American Cancer Society Launches Major Redesign

A medical website is only as good, and helpful, as the clarity of the information presented there and the navigability of the site. In acknowledgment of this, the American Cancer Society recently redesigned its site in order to serve its site visitors more effectively. When you’re searching for information about cancer for yourself or family members, you need to find what you’re looking for easily and efficiently.

The Society sought to better serve patients, medical professionals, caregivers and others who are searching for cancer resources. The ACS’s site didn’t only get a facelift; it also was moved onto another platform: Adobe Experience Manager (AEM) to achieve this goal—more than 10,000 webpages were also moved over from the legacy content management system of ACS to AEM. The site is one of the most highly trafficked sites for cancer information, so it was crucial that the UX and mobile friendliness were improved for faster searching success.

While UX and navigability across all devices were primary redesign goals, so was making the site bilingual, specifically to serve the Hispanic audience. The solution? The redesign also resulted in the creation of a Spanish-equivalent site that’s fully functional.

The redesign was quite a challenge because it involved a slew of different objectives.

Finding information on particular forms of cancer is a high priority for many visitors, so the redesign focused on creating better navigation paths that empowered them to discover the information they wanted more easily, including launching the new Cancer A-Z Glossary.

News on cancer is a big part of patient and doctor education. The redesign made sure to establish a lively news center where the content is tagged by cancer type and other, vital particulars. This allows visitors to efficiently filter the news via one-touch access.

Along with the above, 12 unique templates were created to provide ACS site managers with the flexibility the required to create custom pages. At the same time, they were able to stick to ACS design and brand guidelines for a consistent look and feel across the redesigned site.

The end result is a faster site with better information architecture. Part of that is attributable to the clean, minimalistic design approach, too. The homepage features a lot of white space, which helps visitors focus on important site elements like:

  • The navigation bar
  • The headline (mission statement)
  • The Donate CTA
  • Contact info
  • The hero image

Scroll down below the fold, and you’ll also see a card-based design that easily chunks content into different information groupings and sections for a seamless transition.

The site’s color palette is also accordingly minimalistic, with red, blue and white being the main colors repeated throughout the design.

Overall, the ACS’ redesign is a study in how good design makes life easier for visitors by improving usability. For a medical resource site like the ACS, there’s no more important task to be accomplished by the designers, as millions of people around the world depend on its high-quality information to help them make educated decisions about their health.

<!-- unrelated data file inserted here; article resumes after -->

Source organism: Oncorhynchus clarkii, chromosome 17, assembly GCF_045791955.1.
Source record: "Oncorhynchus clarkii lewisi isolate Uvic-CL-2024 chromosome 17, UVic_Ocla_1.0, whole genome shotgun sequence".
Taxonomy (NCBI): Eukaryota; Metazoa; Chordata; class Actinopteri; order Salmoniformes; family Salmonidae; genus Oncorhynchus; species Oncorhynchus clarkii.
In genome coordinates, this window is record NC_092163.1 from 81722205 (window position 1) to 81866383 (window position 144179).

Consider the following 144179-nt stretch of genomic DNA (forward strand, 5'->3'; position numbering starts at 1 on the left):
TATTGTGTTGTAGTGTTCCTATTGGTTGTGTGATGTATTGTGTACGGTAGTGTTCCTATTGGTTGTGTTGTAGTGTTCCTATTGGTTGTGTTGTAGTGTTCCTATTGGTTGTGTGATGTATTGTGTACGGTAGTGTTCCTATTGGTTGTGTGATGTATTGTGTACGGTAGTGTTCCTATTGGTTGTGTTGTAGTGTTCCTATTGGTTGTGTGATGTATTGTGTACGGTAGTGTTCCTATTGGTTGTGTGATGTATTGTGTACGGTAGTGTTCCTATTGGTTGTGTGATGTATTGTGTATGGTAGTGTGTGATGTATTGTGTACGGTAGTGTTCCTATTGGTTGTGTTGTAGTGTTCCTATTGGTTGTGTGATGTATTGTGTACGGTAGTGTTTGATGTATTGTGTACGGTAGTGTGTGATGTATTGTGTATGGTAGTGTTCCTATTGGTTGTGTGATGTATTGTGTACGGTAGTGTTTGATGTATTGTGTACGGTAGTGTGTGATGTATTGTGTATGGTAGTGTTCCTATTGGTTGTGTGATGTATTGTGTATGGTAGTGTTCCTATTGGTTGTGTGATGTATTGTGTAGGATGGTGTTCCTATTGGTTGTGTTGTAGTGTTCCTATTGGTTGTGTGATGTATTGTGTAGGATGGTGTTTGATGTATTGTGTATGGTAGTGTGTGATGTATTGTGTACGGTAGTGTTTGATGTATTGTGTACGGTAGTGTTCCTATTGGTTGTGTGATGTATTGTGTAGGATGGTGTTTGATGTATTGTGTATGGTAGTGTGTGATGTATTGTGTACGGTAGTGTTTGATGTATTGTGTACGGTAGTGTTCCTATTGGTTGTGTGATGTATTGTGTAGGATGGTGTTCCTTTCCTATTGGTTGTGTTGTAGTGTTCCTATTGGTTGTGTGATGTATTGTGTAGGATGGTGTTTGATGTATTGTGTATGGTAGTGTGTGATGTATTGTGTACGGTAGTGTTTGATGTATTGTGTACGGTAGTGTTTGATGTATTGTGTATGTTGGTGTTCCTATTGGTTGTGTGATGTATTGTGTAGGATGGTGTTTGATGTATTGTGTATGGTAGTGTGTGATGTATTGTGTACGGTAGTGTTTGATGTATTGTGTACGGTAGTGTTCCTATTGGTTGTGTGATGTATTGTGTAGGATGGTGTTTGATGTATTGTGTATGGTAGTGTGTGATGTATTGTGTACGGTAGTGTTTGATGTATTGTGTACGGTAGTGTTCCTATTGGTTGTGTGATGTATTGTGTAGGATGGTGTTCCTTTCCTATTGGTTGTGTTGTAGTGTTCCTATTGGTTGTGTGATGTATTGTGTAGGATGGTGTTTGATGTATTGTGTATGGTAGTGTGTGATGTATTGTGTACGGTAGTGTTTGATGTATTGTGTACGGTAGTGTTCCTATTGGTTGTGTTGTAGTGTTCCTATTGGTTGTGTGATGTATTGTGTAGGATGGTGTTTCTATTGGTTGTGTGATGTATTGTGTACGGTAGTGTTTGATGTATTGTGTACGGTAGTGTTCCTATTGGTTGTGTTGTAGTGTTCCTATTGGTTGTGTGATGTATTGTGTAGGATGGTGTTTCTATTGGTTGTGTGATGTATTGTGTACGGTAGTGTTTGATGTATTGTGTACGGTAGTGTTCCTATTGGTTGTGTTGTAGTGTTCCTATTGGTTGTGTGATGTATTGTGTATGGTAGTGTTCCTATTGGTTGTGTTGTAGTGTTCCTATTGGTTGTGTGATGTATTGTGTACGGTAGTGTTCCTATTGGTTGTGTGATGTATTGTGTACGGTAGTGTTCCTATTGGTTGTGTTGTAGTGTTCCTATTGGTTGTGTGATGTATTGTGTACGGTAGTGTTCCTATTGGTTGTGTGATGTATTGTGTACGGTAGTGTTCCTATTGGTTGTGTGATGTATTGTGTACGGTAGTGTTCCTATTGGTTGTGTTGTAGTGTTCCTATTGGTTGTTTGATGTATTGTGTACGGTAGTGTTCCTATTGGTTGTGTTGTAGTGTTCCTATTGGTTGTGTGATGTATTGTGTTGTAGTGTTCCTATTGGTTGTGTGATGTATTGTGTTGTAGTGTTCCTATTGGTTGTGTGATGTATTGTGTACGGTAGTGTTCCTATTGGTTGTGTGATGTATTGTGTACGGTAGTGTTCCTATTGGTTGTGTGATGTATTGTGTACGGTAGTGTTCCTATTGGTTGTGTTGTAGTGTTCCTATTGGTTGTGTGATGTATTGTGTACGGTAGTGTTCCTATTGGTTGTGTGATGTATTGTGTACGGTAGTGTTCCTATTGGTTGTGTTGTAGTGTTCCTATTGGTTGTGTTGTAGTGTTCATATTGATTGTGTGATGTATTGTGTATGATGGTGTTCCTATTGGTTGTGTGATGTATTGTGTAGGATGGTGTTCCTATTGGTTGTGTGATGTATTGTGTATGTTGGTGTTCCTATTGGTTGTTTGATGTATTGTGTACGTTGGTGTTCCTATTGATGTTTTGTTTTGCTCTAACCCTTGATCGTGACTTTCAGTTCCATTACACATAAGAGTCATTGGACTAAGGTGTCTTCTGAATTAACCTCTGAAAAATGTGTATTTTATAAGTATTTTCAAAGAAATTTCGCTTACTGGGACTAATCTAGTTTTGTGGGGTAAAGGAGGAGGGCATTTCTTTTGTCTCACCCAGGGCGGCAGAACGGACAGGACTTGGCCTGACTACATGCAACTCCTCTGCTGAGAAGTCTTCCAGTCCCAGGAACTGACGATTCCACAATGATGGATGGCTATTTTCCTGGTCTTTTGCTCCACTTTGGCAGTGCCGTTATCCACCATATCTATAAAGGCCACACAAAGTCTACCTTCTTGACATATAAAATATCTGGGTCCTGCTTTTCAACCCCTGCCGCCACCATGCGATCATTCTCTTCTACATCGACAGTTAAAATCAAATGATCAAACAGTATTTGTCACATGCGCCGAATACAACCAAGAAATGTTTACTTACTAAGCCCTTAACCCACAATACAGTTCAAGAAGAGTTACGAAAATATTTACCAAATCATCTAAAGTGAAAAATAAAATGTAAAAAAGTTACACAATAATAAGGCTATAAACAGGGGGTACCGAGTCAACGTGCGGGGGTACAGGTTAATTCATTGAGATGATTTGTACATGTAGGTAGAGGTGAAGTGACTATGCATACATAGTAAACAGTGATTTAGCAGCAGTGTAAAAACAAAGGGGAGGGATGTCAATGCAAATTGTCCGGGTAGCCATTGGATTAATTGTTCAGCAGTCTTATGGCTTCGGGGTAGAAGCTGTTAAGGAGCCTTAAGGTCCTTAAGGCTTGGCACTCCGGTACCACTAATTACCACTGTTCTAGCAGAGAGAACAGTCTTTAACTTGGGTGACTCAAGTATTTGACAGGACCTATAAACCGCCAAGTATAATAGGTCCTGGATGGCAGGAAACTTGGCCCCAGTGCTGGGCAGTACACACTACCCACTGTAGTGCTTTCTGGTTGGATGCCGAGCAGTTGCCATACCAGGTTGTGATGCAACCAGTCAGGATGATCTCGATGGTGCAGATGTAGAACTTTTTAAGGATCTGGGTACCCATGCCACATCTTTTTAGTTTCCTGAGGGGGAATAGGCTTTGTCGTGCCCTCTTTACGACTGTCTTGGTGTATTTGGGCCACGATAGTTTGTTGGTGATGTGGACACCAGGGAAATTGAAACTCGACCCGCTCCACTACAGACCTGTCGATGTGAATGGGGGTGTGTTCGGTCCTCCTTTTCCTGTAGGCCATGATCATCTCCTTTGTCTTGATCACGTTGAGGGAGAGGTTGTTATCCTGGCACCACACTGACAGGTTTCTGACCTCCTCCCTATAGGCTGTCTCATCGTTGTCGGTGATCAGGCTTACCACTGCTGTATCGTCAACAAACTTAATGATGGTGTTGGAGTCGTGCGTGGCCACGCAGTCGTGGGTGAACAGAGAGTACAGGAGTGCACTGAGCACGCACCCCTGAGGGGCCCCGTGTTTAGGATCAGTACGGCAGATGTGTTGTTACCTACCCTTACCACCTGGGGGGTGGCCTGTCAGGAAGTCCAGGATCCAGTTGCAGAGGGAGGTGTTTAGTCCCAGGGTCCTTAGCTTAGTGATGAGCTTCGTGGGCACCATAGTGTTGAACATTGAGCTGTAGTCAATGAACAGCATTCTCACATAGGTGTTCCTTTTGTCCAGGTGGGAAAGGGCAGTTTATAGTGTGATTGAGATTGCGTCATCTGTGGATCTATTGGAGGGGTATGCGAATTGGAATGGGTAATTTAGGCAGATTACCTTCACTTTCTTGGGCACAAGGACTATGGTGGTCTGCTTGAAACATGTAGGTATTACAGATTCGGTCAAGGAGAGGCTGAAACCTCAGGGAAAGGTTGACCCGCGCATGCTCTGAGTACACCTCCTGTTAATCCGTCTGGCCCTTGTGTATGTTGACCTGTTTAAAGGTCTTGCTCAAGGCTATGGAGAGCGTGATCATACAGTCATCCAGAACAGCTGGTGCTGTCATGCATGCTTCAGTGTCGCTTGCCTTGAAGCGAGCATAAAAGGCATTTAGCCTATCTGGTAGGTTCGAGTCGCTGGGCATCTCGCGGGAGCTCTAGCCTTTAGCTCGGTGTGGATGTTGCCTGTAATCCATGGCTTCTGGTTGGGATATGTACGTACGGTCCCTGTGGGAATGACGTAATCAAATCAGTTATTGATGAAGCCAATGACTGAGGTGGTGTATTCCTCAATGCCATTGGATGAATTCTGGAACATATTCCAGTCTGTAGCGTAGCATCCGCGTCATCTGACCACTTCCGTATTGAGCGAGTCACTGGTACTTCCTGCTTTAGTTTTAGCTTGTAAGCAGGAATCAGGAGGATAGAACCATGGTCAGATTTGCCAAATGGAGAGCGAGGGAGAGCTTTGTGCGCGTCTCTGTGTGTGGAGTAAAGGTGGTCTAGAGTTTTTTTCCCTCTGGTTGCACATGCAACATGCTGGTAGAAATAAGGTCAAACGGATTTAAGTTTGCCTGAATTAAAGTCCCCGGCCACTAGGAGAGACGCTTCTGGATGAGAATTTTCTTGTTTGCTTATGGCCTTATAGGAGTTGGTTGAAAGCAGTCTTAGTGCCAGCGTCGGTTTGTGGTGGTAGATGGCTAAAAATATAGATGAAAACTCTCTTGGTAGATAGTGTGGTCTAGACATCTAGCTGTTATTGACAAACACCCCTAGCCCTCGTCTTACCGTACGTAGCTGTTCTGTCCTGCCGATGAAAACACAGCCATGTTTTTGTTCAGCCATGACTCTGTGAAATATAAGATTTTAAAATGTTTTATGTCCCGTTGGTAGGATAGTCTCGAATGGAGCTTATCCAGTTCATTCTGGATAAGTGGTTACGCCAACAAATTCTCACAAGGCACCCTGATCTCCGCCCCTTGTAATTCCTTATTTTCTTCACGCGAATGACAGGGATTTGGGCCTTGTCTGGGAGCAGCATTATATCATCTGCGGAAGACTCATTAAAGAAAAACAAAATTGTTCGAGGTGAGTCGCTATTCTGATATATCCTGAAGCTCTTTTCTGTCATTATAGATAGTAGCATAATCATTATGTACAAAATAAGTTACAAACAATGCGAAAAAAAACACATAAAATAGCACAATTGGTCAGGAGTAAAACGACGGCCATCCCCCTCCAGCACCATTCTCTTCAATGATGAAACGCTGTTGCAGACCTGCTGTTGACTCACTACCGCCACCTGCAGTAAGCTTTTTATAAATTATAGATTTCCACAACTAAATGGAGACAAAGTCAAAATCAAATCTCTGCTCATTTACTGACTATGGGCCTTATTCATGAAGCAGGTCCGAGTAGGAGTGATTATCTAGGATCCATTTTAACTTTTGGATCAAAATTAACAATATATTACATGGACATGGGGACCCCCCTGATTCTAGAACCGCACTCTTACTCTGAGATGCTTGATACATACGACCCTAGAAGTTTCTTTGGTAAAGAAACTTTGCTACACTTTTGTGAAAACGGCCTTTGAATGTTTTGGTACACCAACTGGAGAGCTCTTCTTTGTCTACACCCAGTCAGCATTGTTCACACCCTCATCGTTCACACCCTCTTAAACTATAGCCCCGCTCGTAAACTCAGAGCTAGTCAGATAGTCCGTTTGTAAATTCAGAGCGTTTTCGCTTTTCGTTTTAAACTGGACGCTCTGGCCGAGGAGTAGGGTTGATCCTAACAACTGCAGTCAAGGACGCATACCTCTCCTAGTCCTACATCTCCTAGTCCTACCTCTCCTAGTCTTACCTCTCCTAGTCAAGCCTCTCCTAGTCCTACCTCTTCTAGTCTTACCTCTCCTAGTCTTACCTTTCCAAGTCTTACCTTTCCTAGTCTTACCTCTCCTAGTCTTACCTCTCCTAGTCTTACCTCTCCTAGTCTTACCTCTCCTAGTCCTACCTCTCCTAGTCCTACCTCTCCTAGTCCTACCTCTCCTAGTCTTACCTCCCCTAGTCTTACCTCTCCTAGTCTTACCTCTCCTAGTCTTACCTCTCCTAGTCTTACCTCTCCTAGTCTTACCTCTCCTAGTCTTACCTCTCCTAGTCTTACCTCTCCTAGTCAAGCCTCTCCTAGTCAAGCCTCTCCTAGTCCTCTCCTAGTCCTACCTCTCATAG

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Essential design trends, March 2017

Here’s the point of emphasis…

That’s the theme this month. This collection of trends focuses on adding emphasis to the design with specific detailing from italics to split screens to stark, minimalist backgrounds paired with a trick or two.

Here’s what’s trending in design this month:

1. Split Screens

Split screen design was something that started gaining traction in mid-2016 and now it is a big deal. Browse through collections of website design and split screen outlines are everywhere.

What’s nice is how quickly the style has evolved. Early split screen designs featured mostly symmetrical designs with a yin and yang style aesthetic. The new split screens have a more “anything goes” feel to them.

The three examples below show three very different ways to use the same trend.

  • Rency uses a split design to contain a loop video and the main navigation. The contrast between the white area and red is stark and forces the eye across the screen. It also ensures the user will find the navigation because it is the only element within the colored portion of the design.
  • GECN is a complex governmental site that uses a split screen to convey two different ideas with two links immediately in the design. While the split isn’t full-screen and contains a lot of text, this is a good alternative for a design with lots of calls to action, user bases or complicated content.
  • Bashful uses a concept similar to Rency but with a twist: The design features a full-screen video loop and half of it is covered with a tinted color box. All the clickable elements are inside the tinted area and the navigation menu is hidden in the top right corner of the video.

What each of the examples have in common is that the split screen design adds emphasis to the content. It helps drive the users to specific elements in the design through use of color and with actual or perceived movement, thanks to contrasting “screens.”

The best part of the newer split screen designs is that there’s an asymmetrical flow to them. Designers aren’t stuck in a yin and yang format and the result is much more interesting visual patterns.

2. Italics

One of the least used character styles is getting more play as a display option.

Italics are making their way into the typography palettes of designers, and not just for the occasional point of emphasis. More italics are being used for display typefaces, secondary elements such as links or menu items or for broader emphasis.